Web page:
Dancing in the Dark: A Sister Grieves by Elsie K. Neufeld

By Elsie K. Neufeld

Paperback through Elsie okay. Neufeld. On behalf of herself and all mourners, Elsie ok. Neufeld recollects her brother, stocks her tears, strives to forgive, and asks the place within the darkness God dances.

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Extra info for Dancing in the Dark: A Sister Grieves

Sample text

It frightened even me. Page 35 That is how I awoke, to the sound of my own barbaric cries. No quilt or pillow could contain the noise I made. No medication could tame the animal in me, raging against the sin that killed my John. But my cries were not only my own. They were joined by the sounds God made when death first took a life. Three days I woke like this. Each time Walt rushed to our bed and held me close, my back to his front. My unborn child lay thrashing in front; I couldn't even face the man who tried to comfort me.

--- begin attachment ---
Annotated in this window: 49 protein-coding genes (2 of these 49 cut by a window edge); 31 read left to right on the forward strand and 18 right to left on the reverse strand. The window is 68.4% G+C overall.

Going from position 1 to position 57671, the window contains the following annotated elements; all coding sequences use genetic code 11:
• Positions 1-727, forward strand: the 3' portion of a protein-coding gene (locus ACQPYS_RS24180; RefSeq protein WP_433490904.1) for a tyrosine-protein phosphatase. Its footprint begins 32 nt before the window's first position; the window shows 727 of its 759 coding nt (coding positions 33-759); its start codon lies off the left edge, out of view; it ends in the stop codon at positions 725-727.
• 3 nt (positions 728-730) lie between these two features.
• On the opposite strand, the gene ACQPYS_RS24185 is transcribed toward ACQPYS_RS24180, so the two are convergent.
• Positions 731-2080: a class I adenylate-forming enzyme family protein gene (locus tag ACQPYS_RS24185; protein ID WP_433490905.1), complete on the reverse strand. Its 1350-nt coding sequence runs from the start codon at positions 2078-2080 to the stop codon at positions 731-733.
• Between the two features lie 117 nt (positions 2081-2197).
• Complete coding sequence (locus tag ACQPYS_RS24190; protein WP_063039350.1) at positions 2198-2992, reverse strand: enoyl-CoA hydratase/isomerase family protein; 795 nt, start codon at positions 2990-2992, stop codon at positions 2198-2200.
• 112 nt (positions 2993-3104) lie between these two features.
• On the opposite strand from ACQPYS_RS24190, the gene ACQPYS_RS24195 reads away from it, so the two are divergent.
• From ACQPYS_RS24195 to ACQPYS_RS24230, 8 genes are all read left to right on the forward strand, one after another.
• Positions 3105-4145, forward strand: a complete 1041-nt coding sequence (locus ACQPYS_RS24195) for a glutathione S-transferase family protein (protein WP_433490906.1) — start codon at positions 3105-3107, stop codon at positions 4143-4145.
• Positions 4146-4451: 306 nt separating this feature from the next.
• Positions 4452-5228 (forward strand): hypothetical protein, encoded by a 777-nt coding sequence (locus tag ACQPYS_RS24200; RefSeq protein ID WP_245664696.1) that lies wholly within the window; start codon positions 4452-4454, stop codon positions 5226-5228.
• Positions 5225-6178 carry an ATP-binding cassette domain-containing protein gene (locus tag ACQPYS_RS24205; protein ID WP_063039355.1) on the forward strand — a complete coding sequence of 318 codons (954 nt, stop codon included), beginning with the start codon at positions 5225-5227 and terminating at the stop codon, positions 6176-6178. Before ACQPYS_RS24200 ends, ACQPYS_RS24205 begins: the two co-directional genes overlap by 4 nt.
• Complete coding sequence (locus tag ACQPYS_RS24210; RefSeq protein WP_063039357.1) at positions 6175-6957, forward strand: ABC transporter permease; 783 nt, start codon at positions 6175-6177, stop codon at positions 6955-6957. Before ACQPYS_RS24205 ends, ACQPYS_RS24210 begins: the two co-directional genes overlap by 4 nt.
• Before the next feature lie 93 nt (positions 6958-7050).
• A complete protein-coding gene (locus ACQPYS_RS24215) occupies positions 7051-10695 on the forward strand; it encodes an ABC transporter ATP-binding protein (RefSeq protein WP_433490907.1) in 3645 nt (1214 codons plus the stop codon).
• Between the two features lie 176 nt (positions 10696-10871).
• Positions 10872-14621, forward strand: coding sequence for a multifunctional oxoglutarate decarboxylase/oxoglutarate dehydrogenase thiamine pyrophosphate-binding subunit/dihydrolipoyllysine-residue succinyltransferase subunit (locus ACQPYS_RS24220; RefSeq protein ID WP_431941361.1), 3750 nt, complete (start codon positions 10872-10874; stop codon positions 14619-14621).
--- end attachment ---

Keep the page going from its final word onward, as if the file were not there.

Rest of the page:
The room is mostly silent, the only sounds an occasional sniffle, cough, or whisper. Then suddenly, there is a wailing. " My oldest brother's grief surfaces. His wife leans over, holds him tight and rocks him, crying too. "I know, I know," she says. I look at them in disbelief, imprisoned by my own grief. I cannot go to him as others do, surrounding him, comforting him. I wince as I look again at the coffin. This cannot, cannot be. Our family is calm once more. But only briefly. Now my mother rises and stands before the coffin.

On the first anniversary of John's death I placed a notice in our local newspaper. " This paradox is true. John is gone but he is still here. I find great comfort in these words. And when the stream Which overflowed the soul was passed away, A consciousness remained that it had left, Deposited upon the silent shore of memory, images and precious thought That shall not die, and cannot be destroyed. Wordsworth Before I proceed I must introduce my family, for they helped shape this story. My husband was John's close friend long before Walter and I married.

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